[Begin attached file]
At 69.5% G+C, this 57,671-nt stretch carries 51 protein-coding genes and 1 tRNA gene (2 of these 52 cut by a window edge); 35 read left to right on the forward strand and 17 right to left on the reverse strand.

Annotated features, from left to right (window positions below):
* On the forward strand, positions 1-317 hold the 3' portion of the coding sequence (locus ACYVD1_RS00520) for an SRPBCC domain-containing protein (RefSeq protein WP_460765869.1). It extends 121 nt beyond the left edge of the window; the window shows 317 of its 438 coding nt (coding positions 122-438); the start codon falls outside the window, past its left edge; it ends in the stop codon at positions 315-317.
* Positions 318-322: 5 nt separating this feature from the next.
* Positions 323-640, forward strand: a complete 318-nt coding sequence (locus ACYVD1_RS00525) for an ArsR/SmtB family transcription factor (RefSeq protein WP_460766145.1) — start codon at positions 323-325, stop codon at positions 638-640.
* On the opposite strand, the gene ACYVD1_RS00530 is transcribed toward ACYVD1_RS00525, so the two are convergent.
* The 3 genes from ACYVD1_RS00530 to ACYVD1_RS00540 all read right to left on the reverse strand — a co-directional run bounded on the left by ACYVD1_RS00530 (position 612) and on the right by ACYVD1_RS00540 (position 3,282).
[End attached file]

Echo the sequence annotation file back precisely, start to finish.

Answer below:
At 69.5% G+C, this 57,671-nt stretch carries 51 protein-coding genes and 1 tRNA gene (2 of these 52 cut by a window edge); 35 read left to right on the forward strand and 17 right to left on the reverse strand.

Annotated features, from left to right (window positions below):
* On the forward strand, positions 1-317 hold the 3' portion of the coding sequence (locus ACYVD1_RS00520) for an SRPBCC domain-containing protein (RefSeq protein WP_460765869.1). It extends 121 nt beyond the left edge of the window; the window shows 317 of its 438 coding nt (coding positions 122-438); the start codon falls outside the window, past its left edge; it ends in the stop codon at positions 315-317.
* Positions 318-322: 5 nt separating this feature from the next.
* Positions 323-640, forward strand: a complete 318-nt coding sequence (locus ACYVD1_RS00525) for an ArsR/SmtB family transcription factor (RefSeq protein WP_460766145.1) — start codon at positions 323-325, stop codon at positions 638-640.
* On the opposite strand, the gene ACYVD1_RS00530 is transcribed toward ACYVD1_RS00525, so the two are convergent.
* The 3 genes from ACYVD1_RS00530 to ACYVD1_RS00540 all read right to left on the reverse strand — a co-directional run bounded on the left by ACYVD1_RS00530 (position 612) and on the right by ACYVD1_RS00540 (position 3,282).